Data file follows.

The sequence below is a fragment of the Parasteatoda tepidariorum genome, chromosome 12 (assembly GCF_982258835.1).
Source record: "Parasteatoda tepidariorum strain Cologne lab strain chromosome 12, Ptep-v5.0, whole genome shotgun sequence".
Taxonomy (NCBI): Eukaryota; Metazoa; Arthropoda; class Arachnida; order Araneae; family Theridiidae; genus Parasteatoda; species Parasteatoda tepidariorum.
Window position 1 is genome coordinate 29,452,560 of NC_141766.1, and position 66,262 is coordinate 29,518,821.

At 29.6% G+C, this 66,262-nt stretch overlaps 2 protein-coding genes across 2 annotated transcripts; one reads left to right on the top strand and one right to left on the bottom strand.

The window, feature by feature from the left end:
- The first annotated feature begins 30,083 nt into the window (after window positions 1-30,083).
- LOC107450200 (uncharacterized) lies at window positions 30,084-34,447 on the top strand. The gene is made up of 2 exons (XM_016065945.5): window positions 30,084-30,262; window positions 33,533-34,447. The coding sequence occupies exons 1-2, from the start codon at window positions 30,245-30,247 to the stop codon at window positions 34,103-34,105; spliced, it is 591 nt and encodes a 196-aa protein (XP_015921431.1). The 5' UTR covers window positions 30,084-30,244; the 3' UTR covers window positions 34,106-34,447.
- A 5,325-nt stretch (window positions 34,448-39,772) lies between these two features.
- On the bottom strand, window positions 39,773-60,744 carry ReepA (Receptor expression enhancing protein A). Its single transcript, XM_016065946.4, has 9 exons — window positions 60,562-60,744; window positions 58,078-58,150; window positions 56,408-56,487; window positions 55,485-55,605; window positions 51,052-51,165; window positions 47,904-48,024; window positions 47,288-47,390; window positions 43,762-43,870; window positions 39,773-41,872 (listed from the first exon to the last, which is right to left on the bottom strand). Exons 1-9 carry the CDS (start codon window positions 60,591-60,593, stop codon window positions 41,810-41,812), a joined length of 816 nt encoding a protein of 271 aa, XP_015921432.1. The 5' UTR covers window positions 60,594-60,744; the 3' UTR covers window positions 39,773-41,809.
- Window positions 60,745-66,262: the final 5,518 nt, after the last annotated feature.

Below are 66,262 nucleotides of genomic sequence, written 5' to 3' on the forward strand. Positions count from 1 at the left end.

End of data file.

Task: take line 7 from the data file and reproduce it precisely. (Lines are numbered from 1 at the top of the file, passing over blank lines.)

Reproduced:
- The first annotated feature begins 30,083 nt into the window (after window positions 1-30,083).